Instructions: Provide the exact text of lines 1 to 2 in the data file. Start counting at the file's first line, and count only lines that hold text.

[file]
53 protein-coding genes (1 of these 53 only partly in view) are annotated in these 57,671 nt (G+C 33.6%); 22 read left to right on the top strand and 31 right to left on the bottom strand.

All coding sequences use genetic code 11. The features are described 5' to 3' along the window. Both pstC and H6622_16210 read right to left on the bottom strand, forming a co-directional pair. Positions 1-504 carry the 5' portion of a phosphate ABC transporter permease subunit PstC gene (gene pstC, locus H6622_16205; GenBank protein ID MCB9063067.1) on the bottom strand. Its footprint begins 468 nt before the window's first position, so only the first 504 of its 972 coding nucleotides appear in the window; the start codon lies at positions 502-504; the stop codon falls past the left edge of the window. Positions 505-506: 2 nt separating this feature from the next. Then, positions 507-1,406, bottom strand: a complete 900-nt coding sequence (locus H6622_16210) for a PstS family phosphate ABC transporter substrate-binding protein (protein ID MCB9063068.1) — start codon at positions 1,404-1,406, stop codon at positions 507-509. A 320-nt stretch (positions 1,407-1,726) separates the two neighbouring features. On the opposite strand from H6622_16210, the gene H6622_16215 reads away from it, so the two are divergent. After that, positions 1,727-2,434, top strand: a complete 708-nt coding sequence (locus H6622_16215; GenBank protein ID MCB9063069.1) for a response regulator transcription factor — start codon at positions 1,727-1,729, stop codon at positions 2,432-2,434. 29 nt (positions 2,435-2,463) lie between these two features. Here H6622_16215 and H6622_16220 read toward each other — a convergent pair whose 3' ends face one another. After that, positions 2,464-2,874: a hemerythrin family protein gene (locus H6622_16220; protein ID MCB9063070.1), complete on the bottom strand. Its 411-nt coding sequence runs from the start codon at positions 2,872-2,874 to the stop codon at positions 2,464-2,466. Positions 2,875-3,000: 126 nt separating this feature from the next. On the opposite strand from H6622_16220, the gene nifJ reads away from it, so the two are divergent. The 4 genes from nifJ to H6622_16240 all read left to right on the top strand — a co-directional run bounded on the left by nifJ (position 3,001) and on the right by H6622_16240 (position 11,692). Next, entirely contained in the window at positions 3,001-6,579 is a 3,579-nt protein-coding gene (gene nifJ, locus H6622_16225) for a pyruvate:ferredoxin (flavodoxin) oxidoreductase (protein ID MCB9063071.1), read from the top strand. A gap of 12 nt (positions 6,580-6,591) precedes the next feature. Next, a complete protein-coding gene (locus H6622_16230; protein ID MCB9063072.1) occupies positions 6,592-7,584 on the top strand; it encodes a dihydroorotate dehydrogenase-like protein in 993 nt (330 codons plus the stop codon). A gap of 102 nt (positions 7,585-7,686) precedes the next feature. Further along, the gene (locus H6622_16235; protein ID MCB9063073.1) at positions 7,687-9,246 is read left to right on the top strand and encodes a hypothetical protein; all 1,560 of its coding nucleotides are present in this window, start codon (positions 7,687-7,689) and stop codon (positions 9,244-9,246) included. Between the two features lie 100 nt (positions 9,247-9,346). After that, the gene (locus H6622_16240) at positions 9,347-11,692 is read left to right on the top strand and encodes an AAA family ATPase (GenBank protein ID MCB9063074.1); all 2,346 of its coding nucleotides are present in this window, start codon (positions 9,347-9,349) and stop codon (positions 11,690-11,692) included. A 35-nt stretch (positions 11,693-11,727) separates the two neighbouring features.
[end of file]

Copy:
53 protein-coding genes (1 of these 53 only partly in view) are annotated in these 57,671 nt (G+C 33.6%); 22 read left to right on the top strand and 31 right to left on the bottom strand.

All coding sequences use genetic code 11. The features are described 5' to 3' along the window. Both pstC and H6622_16210 read right to left on the bottom strand, forming a co-directional pair. Positions 1-504 carry the 5' portion of a phosphate ABC transporter permease subunit PstC gene (gene pstC, locus H6622_16205; GenBank protein ID MCB9063067.1) on the bottom strand. Its footprint begins 468 nt before the window's first position, so only the first 504 of its 972 coding nucleotides appear in the window; the start codon lies at positions 502-504; the stop codon falls past the left edge of the window. Positions 505-506: 2 nt separating this feature from the next. Then, positions 507-1,406, bottom strand: a complete 900-nt coding sequence (locus H6622_16210) for a PstS family phosphate ABC transporter substrate-binding protein (protein ID MCB9063068.1) — start codon at positions 1,404-1,406, stop codon at positions 507-509. A 320-nt stretch (positions 1,407-1,726) separates the two neighbouring features. On the opposite strand from H6622_16210, the gene H6622_16215 reads away from it, so the two are divergent. After that, positions 1,727-2,434, top strand: a complete 708-nt coding sequence (locus H6622_16215; GenBank protein ID MCB9063069.1) for a response regulator transcription factor — start codon at positions 1,727-1,729, stop codon at positions 2,432-2,434. 29 nt (positions 2,435-2,463) lie between these two features. Here H6622_16215 and H6622_16220 read toward each other — a convergent pair whose 3' ends face one another. After that, positions 2,464-2,874: a hemerythrin family protein gene (locus H6622_16220; protein ID MCB9063070.1), complete on the bottom strand. Its 411-nt coding sequence runs from the start codon at positions 2,872-2,874 to the stop codon at positions 2,464-2,466. Positions 2,875-3,000: 126 nt separating this feature from the next. On the opposite strand from H6622_16220, the gene nifJ reads away from it, so the two are divergent. The 4 genes from nifJ to H6622_16240 all read left to right on the top strand — a co-directional run bounded on the left by nifJ (position 3,001) and on the right by H6622_16240 (position 11,692). Next, entirely contained in the window at positions 3,001-6,579 is a 3,579-nt protein-coding gene (gene nifJ, locus H6622_16225) for a pyruvate:ferredoxin (flavodoxin) oxidoreductase (protein ID MCB9063071.1), read from the top strand. A gap of 12 nt (positions 6,580-6,591) precedes the next feature. Next, a complete protein-coding gene (locus H6622_16230; protein ID MCB9063072.1) occupies positions 6,592-7,584 on the top strand; it encodes a dihydroorotate dehydrogenase-like protein in 993 nt (330 codons plus the stop codon). A gap of 102 nt (positions 7,585-7,686) precedes the next feature. Further along, the gene (locus H6622_16235; protein ID MCB9063073.1) at positions 7,687-9,246 is read left to right on the top strand and encodes a hypothetical protein; all 1,560 of its coding nucleotides are present in this window, start codon (positions 7,687-7,689) and stop codon (positions 9,244-9,246) included. Between the two features lie 100 nt (positions 9,247-9,346). After that, the gene (locus H6622_16240) at positions 9,347-11,692 is read left to right on the top strand and encodes an AAA family ATPase (GenBank protein ID MCB9063074.1); all 2,346 of its coding nucleotides are present in this window, start codon (positions 9,347-9,349) and stop codon (positions 11,690-11,692) included. A 35-nt stretch (positions 11,693-11,727) separates the two neighbouring features.